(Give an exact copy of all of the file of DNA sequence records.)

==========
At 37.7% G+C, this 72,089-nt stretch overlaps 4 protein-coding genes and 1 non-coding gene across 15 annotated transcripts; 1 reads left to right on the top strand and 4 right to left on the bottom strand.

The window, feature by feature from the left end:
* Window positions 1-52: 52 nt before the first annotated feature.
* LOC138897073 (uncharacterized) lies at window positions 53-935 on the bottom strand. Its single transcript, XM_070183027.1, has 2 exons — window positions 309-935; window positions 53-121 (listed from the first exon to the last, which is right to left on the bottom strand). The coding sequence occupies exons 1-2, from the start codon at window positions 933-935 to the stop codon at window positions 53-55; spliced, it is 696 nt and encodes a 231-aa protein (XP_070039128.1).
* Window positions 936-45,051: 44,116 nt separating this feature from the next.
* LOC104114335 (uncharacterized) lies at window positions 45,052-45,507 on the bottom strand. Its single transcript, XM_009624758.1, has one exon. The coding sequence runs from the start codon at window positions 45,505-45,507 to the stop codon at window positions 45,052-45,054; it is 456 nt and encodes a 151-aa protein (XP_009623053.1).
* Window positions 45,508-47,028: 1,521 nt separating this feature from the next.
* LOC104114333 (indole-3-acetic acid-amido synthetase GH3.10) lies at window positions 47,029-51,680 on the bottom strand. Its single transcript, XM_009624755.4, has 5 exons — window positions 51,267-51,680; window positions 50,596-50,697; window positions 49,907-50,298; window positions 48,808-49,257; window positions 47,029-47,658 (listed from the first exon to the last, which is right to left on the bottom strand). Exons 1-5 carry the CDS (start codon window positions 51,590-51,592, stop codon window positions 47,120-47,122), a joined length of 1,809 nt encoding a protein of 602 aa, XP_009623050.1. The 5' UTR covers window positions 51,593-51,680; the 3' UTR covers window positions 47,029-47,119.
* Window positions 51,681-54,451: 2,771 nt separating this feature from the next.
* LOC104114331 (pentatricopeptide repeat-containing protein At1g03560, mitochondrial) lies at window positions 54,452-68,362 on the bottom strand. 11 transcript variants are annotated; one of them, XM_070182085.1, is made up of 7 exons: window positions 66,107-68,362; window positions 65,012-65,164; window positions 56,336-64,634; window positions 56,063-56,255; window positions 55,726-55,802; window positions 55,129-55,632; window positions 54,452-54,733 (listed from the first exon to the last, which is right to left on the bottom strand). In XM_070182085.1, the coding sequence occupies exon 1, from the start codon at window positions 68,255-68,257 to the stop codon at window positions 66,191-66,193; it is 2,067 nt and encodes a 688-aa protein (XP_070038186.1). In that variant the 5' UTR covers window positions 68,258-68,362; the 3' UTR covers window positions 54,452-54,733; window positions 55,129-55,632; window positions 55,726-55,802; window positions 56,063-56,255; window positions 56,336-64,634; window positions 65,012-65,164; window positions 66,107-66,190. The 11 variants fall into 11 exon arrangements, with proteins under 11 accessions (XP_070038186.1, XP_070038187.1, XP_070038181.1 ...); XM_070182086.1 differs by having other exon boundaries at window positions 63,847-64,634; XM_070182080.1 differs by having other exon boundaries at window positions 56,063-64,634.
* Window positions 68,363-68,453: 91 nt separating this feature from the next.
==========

At 37.7% G+C, this 72,089-nt stretch overlaps 4 protein-coding genes and 1 non-coding gene across 15 annotated transcripts; 1 reads left to right on the top strand and 4 right to left on the bottom strand.

The window, feature by feature from the left end:
* Window positions 1-52: 52 nt before the first annotated feature.
* LOC138897073 (uncharacterized) lies at window positions 53-935 on the bottom strand. Its single transcript, XM_070183027.1, has 2 exons — window positions 309-935; window positions 53-121 (listed from the first exon to the last, which is right to left on the bottom strand). The coding sequence occupies exons 1-2, from the start codon at window positions 933-935 to the stop codon at window positions 53-55; spliced, it is 696 nt and encodes a 231-aa protein (XP_070039128.1).
* Window positions 936-45,051: 44,116 nt separating this feature from the next.
* LOC104114335 (uncharacterized) lies at window positions 45,052-45,507 on the bottom strand. Its single transcript, XM_009624758.1, has one exon. The coding sequence runs from the start codon at window positions 45,505-45,507 to the stop codon at window positions 45,052-45,054; it is 456 nt and encodes a 151-aa protein (XP_009623053.1).
* Window positions 45,508-47,028: 1,521 nt separating this feature from the next.
* LOC104114333 (indole-3-acetic acid-amido synthetase GH3.10) lies at window positions 47,029-51,680 on the bottom strand. Its single transcript, XM_009624755.4, has 5 exons — window positions 51,267-51,680; window positions 50,596-50,697; window positions 49,907-50,298; window positions 48,808-49,257; window positions 47,029-47,658 (listed from the first exon to the last, which is right to left on the bottom strand). Exons 1-5 carry the CDS (start codon window positions 51,590-51,592, stop codon window positions 47,120-47,122), a joined length of 1,809 nt encoding a protein of 602 aa, XP_009623050.1. The 5' UTR covers window positions 51,593-51,680; the 3' UTR covers window positions 47,029-47,119.
* Window positions 51,681-54,451: 2,771 nt separating this feature from the next.
* LOC104114331 (pentatricopeptide repeat-containing protein At1g03560, mitochondrial) lies at window positions 54,452-68,362 on the bottom strand. 11 transcript variants are annotated; one of them, XM_070182085.1, is made up of 7 exons: window positions 66,107-68,362; window positions 65,012-65,164; window positions 56,336-64,634; window positions 56,063-56,255; window positions 55,726-55,802; window positions 55,129-55,632; window positions 54,452-54,733 (listed from the first exon to the last, which is right to left on the bottom strand). In XM_070182085.1, the coding sequence occupies exon 1, from the start codon at window positions 68,255-68,257 to the stop codon at window positions 66,191-66,193; it is 2,067 nt and encodes a 688-aa protein (XP_070038186.1). In that variant the 5' UTR covers window positions 68,258-68,362; the 3' UTR covers window positions 54,452-54,733; window positions 55,129-55,632; window positions 55,726-55,802; window positions 56,063-56,255; window positions 56,336-64,634; window positions 65,012-65,164; window positions 66,107-66,190. The 11 variants fall into 11 exon arrangements, with proteins under 11 accessions (XP_070038186.1, XP_070038187.1, XP_070038181.1 ...); XM_070182086.1 differs by having other exon boundaries at window positions 63,847-64,634; XM_070182080.1 differs by having other exon boundaries at window positions 56,063-64,634.
* Window positions 68,363-68,453: 91 nt separating this feature from the next.